S&P 500 Rises to Highest Level Since 2008

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US Economy
US Economy

The Standard & Poor's 500-stock index closed Friday at its highest level since June 2008 as a result of the rise of the U.S. stocks subsequent to increasing confidence on revival of economic situation with the approval of the Greece bailout package.

The Standard & Poor's 500 Index gained 2.28 points, or 0.17 percent, to end at 1,365.74.

Meanwhile, The Dow Jones Industrial Average rose by 33.08 points, or 0.3 percent, to end at 12,982.95.

Among the ten S&P 500 industries the highest rise was seen by energy companies, which climbed by 1.9 percent following the crude oil future crossing $109 a barrel. Chevron Corp., which is the second largest U.S. energy company, saw its stock value increasing by 2.3 percent to $109.08.

Oil prices have continued to rise subsequent to anticipation of increase in the demand with eurozone finance ministers coming to an agreement on a rescue package for Greece and also the crisis in Iran intensifying. Going by the American Automobile Association, gasoline prices could rise as high as $4.25 by the end of May.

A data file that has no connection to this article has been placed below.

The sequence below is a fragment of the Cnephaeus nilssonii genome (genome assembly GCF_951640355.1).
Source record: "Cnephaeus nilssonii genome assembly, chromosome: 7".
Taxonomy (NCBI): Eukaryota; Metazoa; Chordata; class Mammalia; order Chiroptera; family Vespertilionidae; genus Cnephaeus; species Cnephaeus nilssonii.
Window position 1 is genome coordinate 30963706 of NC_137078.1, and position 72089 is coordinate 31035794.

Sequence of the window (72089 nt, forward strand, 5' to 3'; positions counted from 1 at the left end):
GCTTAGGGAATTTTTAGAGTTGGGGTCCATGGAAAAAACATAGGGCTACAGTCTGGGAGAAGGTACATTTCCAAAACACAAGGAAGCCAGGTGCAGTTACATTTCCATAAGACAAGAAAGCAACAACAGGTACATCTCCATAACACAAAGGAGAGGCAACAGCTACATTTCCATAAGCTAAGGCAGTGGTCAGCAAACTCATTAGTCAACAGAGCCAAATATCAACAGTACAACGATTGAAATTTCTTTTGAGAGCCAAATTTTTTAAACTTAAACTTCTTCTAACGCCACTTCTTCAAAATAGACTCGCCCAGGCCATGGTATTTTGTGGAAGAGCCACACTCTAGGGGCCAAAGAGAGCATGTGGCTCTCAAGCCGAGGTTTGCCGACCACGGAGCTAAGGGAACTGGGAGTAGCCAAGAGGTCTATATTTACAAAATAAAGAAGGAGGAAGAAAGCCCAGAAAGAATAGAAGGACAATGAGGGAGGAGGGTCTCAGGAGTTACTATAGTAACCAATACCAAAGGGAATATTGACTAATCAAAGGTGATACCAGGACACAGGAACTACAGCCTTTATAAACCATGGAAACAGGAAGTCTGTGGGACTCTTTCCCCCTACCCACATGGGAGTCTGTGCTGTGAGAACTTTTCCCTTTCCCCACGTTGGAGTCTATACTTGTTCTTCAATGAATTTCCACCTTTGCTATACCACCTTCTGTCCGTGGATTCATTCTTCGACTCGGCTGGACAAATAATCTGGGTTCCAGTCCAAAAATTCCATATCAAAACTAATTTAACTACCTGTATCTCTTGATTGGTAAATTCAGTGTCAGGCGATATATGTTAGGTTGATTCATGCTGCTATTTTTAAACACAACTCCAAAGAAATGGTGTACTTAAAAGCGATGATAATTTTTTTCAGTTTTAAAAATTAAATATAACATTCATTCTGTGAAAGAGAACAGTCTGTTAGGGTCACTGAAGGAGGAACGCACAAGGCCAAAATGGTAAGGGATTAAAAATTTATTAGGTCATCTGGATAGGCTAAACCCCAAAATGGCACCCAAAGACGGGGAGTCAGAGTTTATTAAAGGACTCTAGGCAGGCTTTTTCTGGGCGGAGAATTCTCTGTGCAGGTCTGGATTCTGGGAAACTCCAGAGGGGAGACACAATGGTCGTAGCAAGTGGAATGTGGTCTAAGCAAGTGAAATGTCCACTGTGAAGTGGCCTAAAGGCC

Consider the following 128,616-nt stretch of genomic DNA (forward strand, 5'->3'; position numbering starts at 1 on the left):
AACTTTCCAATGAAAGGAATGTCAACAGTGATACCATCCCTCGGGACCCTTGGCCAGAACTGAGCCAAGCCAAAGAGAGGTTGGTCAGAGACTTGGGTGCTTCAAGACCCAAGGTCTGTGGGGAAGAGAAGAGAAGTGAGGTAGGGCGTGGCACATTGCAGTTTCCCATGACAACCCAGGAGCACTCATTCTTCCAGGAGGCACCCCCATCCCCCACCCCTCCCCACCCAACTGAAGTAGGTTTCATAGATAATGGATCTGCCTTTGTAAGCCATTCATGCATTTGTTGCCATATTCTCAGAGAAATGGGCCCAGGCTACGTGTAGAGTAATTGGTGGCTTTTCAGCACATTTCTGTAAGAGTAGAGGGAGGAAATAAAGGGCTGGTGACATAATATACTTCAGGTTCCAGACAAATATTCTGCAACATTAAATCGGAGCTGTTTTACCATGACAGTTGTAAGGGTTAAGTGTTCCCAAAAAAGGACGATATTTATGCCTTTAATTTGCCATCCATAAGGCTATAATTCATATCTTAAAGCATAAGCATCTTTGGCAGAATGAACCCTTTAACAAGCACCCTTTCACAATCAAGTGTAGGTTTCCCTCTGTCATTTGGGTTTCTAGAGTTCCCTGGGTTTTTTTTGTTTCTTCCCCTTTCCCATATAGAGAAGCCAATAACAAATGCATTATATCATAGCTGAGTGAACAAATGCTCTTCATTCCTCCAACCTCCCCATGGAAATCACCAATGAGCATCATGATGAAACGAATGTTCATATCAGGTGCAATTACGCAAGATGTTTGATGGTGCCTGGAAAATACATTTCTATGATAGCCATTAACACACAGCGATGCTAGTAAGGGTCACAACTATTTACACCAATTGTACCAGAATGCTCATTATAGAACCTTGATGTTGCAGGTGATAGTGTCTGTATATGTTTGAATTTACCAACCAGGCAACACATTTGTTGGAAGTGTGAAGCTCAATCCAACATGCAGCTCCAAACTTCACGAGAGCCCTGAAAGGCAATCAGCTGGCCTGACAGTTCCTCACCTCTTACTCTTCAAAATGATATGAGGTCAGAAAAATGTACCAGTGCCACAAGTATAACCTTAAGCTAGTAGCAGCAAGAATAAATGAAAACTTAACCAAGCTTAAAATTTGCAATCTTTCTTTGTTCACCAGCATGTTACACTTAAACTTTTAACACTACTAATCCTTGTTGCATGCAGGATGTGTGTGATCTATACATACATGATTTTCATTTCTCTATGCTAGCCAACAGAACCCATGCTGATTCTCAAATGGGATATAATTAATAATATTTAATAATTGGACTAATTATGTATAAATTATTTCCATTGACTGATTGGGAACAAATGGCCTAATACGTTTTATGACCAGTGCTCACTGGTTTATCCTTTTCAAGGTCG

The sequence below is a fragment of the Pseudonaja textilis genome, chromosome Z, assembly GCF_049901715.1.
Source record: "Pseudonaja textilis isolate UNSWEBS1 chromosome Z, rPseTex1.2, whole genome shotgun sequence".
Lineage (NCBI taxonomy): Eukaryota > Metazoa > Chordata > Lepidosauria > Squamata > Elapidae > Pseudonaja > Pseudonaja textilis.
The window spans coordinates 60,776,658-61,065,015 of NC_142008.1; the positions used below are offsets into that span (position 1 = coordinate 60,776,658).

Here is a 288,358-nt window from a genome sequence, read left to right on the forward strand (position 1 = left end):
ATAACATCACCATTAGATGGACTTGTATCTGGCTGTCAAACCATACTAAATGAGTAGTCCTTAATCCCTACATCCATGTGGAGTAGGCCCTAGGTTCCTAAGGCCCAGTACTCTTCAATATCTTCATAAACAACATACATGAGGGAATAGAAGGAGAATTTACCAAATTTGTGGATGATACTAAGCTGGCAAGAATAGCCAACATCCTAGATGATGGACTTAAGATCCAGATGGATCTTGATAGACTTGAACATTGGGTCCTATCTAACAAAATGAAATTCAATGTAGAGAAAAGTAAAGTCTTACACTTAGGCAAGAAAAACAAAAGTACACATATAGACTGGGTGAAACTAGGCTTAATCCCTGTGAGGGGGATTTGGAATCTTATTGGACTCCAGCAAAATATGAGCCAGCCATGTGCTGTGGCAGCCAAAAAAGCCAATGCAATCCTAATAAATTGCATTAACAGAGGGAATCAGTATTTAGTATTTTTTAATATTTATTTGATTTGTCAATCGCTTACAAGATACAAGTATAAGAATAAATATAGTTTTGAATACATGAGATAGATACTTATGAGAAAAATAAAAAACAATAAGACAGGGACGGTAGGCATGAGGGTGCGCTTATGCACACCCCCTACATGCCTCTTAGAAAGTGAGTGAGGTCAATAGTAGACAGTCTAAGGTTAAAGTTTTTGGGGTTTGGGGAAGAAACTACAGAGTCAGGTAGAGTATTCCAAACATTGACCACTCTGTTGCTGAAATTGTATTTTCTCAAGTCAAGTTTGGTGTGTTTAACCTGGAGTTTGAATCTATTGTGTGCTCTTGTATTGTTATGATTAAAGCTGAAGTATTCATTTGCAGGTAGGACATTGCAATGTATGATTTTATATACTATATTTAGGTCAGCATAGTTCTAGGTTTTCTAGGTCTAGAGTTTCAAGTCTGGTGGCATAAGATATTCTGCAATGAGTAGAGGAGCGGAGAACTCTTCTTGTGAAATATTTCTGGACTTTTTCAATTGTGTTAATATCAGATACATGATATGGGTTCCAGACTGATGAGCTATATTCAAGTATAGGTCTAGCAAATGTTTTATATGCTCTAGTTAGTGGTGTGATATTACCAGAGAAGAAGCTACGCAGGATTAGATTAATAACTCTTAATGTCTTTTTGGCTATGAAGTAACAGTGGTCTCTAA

An important reason for the rise in S&P 500 is the surge of Apple stocks. Its shares have risen 17 percent over the past month, the biggest gain since August 2009.

Most analysts have price targets on the stock of $560 or much more. Apple stock rose 26 percent last year and was the 55th-best stock in the S&P 500. Apple closed Friday at $522.41.

With respect to the U.S. economy so far the signs for this year are positive. The unemployment rate also fell to 8.3 percent in January, the lowest rate since February 2009, according to a Labor Department report.

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